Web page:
Area Forecast Discussion
Issued by NWS Houston/Galveston, TX

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FXUS64 KHGX 282045

Area Forecast Discussion
National Weather Service Houston/Galveston TX
345 PM CDT Wed Sep 28 2016

Visible satellite imagery this afternoon shows mainly
clear skies over SE Texas. Radar still shows a few showers out in
the far offshore waters of the Upper Texas coast where the previous
cold front has stalled and is in the process of dissipating. Surface
analysis this afternoon shows weak high pressure over much of Texas
with a cold front pushing through Oklahoma. This front will bring
reinforcing dry air into our region. Water vapor imagery and upper
air analysis shows deep upper low over Indiana with ridging through
the High Plains.

Overall in the short term the forecast is about as quiet as it can
get. Winds should decouple overnight with mainly clear skies
allowing for low temperatures in the 60s except right along the
coast. Hi-res mesoscale and medium range synoptic guidance all push
the cold front through the area after sunrise tomorrow. Winds should
pick up from the north. Analysis of the forecast soundings are
continuing to predict the coolest temperatures on Friday and
Saturday. Cold advection does not really increase until later on
Thursday into Thursday night. High temperatures in the low to mid
80s look on track with dewpoints dropping into the 50s. Conditions
will feel more like actual fall rather than summer.


Following the front, high pressure will build back in from west TX.
This high should remain in control Friday and through the weekend.
Winds will begin turning Saturday night into Sunday and become more
easterly. Early Monday we should start to see this high pressure
system dampen and move to the south as low pressure begins to move
onshore from over the northwest coast near Washington State. This
low will slide to the southeast, potentially setting up our next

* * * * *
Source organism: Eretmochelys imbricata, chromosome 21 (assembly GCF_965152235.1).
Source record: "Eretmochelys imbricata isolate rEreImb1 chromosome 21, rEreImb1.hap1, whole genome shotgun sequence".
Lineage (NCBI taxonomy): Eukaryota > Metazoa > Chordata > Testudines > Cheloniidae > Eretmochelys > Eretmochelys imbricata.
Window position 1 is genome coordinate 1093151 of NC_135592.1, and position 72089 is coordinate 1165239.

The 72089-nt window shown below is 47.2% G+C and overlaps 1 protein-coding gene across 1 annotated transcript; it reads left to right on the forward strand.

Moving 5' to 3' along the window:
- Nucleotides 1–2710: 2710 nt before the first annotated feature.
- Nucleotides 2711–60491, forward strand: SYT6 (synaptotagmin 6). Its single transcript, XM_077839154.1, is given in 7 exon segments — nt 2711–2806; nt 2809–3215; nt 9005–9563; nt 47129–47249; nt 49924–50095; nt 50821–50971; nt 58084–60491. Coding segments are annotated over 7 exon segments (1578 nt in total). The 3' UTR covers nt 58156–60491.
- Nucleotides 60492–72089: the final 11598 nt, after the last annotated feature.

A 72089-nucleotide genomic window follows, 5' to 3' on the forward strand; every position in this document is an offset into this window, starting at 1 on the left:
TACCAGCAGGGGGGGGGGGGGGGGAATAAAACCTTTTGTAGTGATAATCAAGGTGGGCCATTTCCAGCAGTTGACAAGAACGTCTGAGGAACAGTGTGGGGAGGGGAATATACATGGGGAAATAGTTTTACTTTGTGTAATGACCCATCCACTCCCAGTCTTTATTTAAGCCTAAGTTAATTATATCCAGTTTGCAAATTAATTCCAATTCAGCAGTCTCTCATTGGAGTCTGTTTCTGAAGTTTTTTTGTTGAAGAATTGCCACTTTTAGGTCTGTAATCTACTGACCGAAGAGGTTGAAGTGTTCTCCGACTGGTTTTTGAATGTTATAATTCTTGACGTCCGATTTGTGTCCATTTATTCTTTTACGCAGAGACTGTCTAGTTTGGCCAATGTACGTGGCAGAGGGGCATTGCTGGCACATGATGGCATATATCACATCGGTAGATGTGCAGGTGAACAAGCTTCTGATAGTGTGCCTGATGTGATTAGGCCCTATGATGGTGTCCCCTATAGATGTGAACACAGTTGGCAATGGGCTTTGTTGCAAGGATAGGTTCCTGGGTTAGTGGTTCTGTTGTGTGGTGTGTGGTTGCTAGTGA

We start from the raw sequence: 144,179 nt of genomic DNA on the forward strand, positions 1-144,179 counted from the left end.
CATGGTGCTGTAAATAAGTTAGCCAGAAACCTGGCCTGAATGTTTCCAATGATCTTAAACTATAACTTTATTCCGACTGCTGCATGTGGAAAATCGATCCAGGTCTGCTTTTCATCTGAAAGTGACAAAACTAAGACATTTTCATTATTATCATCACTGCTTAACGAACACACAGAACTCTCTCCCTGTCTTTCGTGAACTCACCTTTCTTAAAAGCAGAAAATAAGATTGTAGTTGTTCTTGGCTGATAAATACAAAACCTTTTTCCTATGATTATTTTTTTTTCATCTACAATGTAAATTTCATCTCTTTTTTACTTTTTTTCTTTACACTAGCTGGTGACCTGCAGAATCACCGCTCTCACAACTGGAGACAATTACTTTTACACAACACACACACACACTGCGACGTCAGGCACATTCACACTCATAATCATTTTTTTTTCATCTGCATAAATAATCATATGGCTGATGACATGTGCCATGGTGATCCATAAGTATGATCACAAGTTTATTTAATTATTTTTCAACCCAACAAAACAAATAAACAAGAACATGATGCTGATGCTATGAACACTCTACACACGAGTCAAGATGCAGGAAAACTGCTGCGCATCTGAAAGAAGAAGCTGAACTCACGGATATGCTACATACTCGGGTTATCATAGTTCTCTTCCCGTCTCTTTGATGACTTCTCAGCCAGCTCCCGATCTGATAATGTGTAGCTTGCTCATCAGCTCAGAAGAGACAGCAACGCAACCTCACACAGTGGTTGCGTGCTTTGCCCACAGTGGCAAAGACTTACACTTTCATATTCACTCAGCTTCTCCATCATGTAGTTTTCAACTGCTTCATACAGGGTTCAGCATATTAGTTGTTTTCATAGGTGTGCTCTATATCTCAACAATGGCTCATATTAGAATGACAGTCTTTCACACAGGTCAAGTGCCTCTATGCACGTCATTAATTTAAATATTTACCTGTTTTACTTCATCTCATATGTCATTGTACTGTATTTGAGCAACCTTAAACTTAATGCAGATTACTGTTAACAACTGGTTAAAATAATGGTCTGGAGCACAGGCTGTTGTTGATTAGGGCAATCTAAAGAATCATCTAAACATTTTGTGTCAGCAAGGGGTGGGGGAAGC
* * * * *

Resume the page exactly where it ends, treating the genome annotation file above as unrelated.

frontal passage. Forecast soundings keep precipitable waters fairly
low until next Tuesday when they increase to around 1.4 inches. Mid
to late next week is when we should begin to see rain chances rise
due to the influence from this low pressure system. Winds will be
onshore, helping to drive the seabreeze while also advecting Gulf
moisture into the area.


A weak cold front associated with a low pressure system sitting over
the Ohio River Valley, pushes the area in late Wednesday into early
Thursday. Wind speeds will pick up with the passage to around 10-15
kts, with gusts between 15-20 kts Thursday morning over the coastal
waters. Thursday evening winds will range from 15-20 kts, with
gusts between 20-25 kts. During this period wave heights will also
be slightly higher at 2-3 ft. The winds should lower after the
frontal passage, placing wave heights back to around 2 ft. Winds
will become easterly on Sunday, as high pressure takes control. By
Tuesday, we will see precip chances return to the forecast along
with onshore flow around 5-10 kts, and wave heights rise slightly
between 2-3 ft.


Tropical Storm Matthew has formed over the Lesser Antilles earlier
this morning. Current track takes it through the Caribbean before
possibly stalling and turning to the north towards Jamaica. There
seems to be good agreement with track models through Saturday but
when/where it begins to turn north will be the trick. By late
Sunday into Monday an upper level trough is expected to develop
over the Gulf of Mexico which should all for Matthew to turn
north. This also means that Matthew will pose no threat to the
Gulf of Mexico.


College Station (CLL)      61  82  58  80  59 /   0   0   0   0   0
Houston (IAH)              65  86  60  82  61 /   0   0   0   0   0
Galveston (GLS)            75  85  71  80  71 /   0   0   0   0   0



Short Term/Tropical...39
Long Term/Marine...08

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